Azira Shafinaz, Sophia Liana and Cik Manggis are the very #Supergirls they stood for when De Fam debuted – and they’re more “Panas” now than ever.
Behind their harmonised vocals and electrifying dance moves, De Fam is the epitome of friendship goals. It shows from the way they finish each other’s sentences during our interview – at times breaking into synchronised laughter at an inside joke – to their undying support of each other in their individual pursuits.
Take how Azira Shafinaz and Cik Manggis (real name Nurshazwani Shamsuddin) backed Sophia Liana (Fya) during her competition in the local reality show, Dansa Dan Sing 2020, teaming up for a heart-thumping performance that the 29-year-old contestant considers her best round on the show.
The night before our scheduled photoshoot, they showed up again for the competition finale, where Fya emerged as champion. Nothing spells true friendship like being there when it matters, and this was one of many instances they proved so.
It’s the strength of their bond that saw them through their greatest challenge as Malaysia’s first female pop group: two years without a release (due to personal issues with their former record label).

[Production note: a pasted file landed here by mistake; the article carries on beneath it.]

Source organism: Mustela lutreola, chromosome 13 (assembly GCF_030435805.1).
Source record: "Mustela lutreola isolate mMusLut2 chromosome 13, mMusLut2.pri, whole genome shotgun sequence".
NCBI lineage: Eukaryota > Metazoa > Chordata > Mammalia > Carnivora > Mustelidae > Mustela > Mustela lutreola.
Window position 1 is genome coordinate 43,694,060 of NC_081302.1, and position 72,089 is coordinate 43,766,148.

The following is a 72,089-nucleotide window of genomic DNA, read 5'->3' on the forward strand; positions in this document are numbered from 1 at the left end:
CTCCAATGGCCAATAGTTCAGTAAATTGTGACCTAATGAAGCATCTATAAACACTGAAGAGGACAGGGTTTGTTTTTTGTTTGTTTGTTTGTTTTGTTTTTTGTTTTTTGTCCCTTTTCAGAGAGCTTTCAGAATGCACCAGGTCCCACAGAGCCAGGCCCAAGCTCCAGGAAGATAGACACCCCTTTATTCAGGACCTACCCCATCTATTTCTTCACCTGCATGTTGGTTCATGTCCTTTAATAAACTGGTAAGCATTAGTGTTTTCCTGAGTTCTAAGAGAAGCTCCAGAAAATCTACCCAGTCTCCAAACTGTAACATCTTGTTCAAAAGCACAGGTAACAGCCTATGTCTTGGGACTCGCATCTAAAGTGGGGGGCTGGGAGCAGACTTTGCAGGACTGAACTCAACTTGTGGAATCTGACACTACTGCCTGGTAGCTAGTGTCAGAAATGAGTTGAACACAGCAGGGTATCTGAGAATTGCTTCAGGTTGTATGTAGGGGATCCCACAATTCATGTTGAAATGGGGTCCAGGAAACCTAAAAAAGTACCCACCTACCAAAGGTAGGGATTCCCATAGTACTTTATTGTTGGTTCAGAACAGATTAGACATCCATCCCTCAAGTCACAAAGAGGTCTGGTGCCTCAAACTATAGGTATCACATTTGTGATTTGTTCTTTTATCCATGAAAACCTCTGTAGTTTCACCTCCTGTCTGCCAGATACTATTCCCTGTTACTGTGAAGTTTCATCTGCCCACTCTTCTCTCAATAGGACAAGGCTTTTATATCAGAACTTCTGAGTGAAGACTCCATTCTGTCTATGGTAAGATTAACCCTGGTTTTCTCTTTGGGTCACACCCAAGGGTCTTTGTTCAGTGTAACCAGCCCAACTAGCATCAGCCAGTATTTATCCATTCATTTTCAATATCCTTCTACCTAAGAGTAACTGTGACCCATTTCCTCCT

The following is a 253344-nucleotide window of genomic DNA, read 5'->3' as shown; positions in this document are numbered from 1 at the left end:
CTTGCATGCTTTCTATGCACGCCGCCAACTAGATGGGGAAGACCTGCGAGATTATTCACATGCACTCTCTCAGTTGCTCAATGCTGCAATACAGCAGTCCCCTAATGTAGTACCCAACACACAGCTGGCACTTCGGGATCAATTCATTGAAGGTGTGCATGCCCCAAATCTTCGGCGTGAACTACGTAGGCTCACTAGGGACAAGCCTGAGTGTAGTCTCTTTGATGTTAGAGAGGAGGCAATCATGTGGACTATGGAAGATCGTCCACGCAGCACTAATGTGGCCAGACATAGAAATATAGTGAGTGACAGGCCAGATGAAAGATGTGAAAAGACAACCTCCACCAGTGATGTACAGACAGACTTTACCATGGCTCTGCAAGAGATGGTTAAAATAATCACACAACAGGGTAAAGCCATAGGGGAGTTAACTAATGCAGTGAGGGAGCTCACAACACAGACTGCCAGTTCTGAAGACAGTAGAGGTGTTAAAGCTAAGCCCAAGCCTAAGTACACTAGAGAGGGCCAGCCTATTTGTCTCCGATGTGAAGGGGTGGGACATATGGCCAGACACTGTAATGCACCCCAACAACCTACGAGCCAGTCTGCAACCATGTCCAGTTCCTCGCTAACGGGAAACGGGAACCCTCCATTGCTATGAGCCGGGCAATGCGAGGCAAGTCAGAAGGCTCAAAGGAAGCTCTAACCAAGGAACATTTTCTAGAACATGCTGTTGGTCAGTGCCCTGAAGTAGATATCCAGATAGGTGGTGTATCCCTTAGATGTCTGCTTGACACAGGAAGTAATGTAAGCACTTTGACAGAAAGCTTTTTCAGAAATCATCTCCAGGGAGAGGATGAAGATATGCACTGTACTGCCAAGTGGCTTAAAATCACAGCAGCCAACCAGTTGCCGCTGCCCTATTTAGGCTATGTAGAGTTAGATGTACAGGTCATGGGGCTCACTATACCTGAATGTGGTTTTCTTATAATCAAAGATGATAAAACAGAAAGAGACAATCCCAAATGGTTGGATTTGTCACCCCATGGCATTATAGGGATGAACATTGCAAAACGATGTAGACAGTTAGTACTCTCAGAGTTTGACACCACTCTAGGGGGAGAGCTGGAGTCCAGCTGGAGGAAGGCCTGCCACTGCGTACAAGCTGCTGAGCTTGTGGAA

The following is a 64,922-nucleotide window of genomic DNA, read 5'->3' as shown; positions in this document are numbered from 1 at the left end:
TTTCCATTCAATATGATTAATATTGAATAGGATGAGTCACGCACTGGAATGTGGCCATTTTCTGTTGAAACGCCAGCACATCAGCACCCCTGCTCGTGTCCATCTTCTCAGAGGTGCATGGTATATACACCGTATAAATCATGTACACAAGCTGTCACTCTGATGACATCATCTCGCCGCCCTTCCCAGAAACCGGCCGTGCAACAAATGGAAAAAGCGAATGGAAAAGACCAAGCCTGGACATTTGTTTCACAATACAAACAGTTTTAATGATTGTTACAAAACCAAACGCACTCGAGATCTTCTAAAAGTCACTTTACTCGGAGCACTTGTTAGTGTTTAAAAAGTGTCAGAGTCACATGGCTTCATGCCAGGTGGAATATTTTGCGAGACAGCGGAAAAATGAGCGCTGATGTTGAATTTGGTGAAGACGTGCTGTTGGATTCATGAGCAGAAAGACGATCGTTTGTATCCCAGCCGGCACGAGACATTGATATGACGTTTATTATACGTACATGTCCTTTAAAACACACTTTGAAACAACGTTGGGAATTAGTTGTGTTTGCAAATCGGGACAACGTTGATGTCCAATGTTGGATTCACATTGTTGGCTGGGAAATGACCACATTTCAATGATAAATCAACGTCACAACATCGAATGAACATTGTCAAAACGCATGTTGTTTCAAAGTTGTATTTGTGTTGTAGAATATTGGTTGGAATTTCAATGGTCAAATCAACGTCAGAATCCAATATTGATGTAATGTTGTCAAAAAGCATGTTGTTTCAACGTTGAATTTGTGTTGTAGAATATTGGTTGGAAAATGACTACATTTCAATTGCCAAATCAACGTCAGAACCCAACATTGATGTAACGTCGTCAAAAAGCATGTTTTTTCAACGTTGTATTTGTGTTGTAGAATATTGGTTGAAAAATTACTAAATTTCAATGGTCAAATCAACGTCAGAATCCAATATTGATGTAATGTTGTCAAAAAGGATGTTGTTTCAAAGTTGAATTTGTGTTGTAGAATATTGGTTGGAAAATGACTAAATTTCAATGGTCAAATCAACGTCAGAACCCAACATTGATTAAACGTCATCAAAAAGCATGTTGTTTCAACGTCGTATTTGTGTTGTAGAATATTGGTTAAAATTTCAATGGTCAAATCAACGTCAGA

“We still survived, even with just a few songs, so we knew that people still supported us,” Azira tells. “At the end of the day, you have to believe in yourself, in what you do. That’s why even though we were stuck, we didn’t stop.”
Now five years strong with their latest single hitting over 2.7 million views on YouTube since its release in September 2019, Azira, Fya and Manggis are the #Supergirls they stood for when they debuted – and they’re more “Panas” now than ever.
Friends turned FAMily
“I met Sophia and Azira in 2010 at a dance studio called Funky Fresh. I was a Malay traditional dancer before and that was my first attempt at trying modern dance,” Manggis, the eldest of the three, recalls of how their friendship started.
The two younger members had started dancing at the studio two years prior, having reconnected after attending tuition classes together in secondary school.